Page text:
– the person behaves as a fiduciary for every other person, with no ulterior motive, no hidden agenda
    – the person has the competence/skills to do what he/she is doing
    – the person has the resources needed to do what he/she is doing
    As an example, “our mom” is someone we think of as trusting, but we wouldn’t trust her with flying a 747 (unless she’s a commercial pilot…)
    I believe that children are developing in all three areas. Hence, as Rick says, we can “trust them “to make mistakes” :), which is expected and leads to learning and growth. I think we can also trust them to become more and more trustworthy in different areas as they develop, and to one day become trustworthy individuals (in their areas of expertise and in general character), as our commitment to them will ensure.

  4. Fantastic and deeply powerful question, “what does it mean to trust a child?” The first thing that jumps out at me is that this question gets its power from the fact that it omits the “to do xyx.” The verb “trust” takes an object and then there is at least an implied infinitive complement. “Do I trust you to touch anything in my study?” (Subject, Verb, Object, Infinitive Complement.) No. Easy question. “Do I trust you?” ge-DUN-dunk! (sound of heart dropping to pit of stomach). A similar effect can be created by omitting the object and exchanging the infinitive for a relative clause. “I trust that this issue is being taken care of.” Classic scary-boss language: will tend to get you on-edge by never quite asserting that the issue is in your realm of responsibility. One is trusted…. One wonders whether one is going to betray that trust…. Or perhaps if one ought to communicate this state of entrustment to a colleague…. Or if by communicating said entrustment one risks implying that one is not oneself in a state of entrustment.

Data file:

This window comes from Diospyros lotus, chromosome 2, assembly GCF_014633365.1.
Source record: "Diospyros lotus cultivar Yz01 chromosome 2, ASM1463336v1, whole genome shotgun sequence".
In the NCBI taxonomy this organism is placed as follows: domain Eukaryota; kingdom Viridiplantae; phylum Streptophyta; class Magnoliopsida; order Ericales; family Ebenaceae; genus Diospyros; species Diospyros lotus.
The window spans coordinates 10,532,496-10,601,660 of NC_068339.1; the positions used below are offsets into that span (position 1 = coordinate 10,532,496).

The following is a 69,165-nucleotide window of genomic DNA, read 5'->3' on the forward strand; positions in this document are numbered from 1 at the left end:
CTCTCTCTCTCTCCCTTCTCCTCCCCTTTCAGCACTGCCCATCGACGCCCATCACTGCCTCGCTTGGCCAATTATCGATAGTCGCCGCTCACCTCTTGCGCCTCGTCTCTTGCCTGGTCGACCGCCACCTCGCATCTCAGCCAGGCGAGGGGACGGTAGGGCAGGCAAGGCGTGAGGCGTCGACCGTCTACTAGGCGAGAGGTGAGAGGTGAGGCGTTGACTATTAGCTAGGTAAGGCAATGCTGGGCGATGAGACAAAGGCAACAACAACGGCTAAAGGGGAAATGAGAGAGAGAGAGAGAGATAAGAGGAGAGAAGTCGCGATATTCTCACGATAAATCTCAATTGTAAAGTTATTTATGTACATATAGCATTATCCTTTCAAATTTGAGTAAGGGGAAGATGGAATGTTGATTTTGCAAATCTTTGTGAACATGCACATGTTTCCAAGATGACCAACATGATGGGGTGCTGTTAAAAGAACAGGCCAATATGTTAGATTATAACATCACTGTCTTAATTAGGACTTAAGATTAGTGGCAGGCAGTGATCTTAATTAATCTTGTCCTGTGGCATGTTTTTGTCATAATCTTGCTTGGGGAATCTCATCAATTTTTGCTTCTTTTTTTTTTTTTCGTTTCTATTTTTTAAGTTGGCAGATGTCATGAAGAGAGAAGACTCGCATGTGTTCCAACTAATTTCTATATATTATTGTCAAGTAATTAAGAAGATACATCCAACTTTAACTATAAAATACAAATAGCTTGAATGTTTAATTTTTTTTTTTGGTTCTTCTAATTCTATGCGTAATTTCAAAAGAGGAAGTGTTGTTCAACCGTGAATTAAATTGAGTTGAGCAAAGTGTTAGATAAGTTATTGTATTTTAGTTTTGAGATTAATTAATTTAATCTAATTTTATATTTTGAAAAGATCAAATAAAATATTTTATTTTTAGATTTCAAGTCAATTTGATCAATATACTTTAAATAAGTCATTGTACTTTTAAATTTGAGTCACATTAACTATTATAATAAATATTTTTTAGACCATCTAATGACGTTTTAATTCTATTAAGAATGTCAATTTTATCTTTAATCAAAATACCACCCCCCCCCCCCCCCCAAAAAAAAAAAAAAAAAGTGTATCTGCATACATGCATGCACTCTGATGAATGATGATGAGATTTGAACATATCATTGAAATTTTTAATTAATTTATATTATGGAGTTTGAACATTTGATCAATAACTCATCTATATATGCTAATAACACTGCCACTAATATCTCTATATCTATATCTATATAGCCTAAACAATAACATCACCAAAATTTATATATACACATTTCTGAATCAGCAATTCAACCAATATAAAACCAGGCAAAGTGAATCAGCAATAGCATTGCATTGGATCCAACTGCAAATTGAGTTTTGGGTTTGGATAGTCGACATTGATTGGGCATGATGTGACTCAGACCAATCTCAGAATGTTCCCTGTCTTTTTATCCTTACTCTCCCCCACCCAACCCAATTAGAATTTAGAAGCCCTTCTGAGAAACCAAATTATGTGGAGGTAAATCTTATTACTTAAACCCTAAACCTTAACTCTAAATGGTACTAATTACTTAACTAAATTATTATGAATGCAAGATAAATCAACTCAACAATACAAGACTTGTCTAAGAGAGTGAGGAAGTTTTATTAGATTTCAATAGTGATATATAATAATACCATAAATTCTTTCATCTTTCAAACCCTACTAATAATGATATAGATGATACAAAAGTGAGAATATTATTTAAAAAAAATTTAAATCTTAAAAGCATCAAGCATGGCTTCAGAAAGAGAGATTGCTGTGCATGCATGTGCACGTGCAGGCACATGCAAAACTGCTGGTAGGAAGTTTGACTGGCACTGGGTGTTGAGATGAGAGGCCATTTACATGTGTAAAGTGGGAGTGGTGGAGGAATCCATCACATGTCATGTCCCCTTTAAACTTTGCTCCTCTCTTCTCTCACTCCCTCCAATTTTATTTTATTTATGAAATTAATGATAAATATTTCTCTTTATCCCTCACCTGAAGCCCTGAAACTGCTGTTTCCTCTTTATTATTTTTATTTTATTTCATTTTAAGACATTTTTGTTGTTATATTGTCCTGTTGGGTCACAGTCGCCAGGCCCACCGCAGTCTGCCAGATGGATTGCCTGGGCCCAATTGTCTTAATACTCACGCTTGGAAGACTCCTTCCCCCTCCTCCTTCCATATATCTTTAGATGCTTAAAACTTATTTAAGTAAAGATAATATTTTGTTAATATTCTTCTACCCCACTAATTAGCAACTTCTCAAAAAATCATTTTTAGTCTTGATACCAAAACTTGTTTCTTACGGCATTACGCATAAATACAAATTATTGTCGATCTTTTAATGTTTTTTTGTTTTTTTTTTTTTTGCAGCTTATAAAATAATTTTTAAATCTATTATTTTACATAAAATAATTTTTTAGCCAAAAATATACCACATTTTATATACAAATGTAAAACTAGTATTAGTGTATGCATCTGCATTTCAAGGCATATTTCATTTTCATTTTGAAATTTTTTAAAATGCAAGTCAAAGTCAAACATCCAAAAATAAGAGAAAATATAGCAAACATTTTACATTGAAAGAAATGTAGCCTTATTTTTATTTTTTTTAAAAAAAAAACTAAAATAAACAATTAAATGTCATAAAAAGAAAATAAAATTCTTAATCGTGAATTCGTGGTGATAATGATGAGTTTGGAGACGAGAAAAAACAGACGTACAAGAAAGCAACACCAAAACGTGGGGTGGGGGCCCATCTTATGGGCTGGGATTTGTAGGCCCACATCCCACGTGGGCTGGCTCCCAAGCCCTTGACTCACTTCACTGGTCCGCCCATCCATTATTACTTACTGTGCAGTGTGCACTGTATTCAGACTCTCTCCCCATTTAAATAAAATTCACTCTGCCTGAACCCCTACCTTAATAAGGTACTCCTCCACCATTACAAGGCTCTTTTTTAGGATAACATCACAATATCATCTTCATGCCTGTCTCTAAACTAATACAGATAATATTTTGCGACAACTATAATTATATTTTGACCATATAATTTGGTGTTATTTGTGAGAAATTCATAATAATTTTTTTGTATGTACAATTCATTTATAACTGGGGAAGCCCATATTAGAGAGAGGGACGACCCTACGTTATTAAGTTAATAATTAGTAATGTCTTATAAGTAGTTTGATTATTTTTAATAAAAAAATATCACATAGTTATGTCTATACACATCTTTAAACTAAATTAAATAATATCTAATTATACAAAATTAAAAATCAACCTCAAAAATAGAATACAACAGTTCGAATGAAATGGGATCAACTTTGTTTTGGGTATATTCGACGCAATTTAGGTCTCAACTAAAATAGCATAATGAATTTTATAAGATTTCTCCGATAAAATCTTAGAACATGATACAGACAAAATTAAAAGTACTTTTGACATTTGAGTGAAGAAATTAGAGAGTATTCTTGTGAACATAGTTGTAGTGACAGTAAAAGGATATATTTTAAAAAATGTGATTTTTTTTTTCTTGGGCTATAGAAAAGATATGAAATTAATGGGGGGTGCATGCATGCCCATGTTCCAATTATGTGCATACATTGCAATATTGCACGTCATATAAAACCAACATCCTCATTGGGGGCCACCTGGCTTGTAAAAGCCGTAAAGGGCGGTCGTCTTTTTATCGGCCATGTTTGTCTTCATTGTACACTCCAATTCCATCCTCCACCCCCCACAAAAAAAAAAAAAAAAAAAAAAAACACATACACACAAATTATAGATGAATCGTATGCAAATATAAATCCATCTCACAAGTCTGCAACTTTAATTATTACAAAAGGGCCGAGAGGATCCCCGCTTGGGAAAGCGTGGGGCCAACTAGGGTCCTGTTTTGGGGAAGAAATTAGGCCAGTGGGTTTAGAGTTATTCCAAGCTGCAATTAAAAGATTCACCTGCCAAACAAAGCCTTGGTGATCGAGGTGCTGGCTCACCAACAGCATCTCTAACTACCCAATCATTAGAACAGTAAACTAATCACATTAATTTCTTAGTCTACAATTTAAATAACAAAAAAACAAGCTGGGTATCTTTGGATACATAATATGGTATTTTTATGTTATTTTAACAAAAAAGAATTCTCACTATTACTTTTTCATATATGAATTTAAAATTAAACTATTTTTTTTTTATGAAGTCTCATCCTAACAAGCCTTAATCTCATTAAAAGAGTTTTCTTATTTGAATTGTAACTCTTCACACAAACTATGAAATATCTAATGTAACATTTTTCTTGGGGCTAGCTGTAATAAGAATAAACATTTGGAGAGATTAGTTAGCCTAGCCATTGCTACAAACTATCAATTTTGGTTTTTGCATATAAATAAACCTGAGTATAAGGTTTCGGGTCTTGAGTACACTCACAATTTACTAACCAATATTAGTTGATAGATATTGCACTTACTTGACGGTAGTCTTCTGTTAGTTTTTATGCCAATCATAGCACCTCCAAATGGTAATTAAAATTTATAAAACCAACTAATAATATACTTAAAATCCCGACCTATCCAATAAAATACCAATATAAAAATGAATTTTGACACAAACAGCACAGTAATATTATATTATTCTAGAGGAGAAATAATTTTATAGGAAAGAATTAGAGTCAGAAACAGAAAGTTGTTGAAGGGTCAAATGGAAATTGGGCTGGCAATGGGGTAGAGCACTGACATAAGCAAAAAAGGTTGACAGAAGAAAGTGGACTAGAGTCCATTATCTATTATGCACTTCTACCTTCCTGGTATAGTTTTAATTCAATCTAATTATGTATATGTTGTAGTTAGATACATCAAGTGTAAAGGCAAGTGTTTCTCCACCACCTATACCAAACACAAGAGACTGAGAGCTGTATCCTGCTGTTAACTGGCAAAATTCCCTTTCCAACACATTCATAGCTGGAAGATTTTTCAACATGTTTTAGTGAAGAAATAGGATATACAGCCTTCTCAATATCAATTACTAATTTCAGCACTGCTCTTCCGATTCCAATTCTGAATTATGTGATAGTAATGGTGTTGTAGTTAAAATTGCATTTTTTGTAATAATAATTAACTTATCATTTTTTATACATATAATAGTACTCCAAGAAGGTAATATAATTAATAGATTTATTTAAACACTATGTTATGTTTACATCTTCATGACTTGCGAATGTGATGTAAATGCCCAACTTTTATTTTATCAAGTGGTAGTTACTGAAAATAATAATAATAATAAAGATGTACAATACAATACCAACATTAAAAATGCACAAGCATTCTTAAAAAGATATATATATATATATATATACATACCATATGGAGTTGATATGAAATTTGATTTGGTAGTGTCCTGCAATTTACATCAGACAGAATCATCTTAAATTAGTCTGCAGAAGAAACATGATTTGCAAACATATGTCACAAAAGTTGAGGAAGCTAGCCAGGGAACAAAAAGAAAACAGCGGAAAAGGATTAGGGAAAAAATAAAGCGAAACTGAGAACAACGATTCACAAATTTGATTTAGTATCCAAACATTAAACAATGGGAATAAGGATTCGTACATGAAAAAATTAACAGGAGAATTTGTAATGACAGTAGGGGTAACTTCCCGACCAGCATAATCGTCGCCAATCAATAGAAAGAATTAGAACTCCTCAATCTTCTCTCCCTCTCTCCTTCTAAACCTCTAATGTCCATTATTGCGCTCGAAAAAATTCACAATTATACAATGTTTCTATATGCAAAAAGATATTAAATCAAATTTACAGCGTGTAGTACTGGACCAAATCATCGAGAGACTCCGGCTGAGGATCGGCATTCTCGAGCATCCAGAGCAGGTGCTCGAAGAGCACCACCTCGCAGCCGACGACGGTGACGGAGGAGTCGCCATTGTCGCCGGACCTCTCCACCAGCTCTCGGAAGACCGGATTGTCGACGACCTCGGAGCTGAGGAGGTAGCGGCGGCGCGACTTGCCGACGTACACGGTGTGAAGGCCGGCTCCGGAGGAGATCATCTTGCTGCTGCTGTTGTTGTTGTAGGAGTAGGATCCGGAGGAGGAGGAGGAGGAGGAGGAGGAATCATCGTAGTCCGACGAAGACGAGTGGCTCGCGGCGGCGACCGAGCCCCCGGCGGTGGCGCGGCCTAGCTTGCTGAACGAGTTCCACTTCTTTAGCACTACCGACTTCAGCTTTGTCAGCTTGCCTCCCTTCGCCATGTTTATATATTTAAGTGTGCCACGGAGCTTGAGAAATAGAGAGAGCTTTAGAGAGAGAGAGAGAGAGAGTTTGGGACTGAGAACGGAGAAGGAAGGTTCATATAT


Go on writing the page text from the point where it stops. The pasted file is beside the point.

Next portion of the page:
I suppose that maybe this gets back to the issue of disciplining each other by closing the information gap. If you don’t want your boss to talk in such vague terms, you have to establish a dialogue about what can reasonably be entrusted, and you have to clarify the pathways of accountability. A child that says “I want to be trusted” is omitting the truster and the category of concerns entrusted, so maybe the child is complaining that she wants to know whom she is accountable to and for what. Now, there’s a tangible need that can be addressed.

  5. Trust builds trust. . . and kids have to be allowed to fail more than once. It’s what develops confidence and character.

  6. I think many parents know their children well enough to know that while the child should always be trusted, the child also needs boundaries and be observed. Responding to mistakes in judgment, bad choices and difficulties with knowledge and understanding is crucial to children. And it helps to include details of the situation in the post-conversation. This, I believe, more than the simplistic demand for trust, is where the crux of parent-child or even teacher-child relationships can be strong and supportive.

  7. Some wise person, probably you, Rick, once said that we should at least act like we trust our teens to put the responsibility on their shoulders to be trustworthy. I think this makes a lot of sense, though I do trust then verify.

Leave a Reply

Your email address will not be published. Required fields are marked *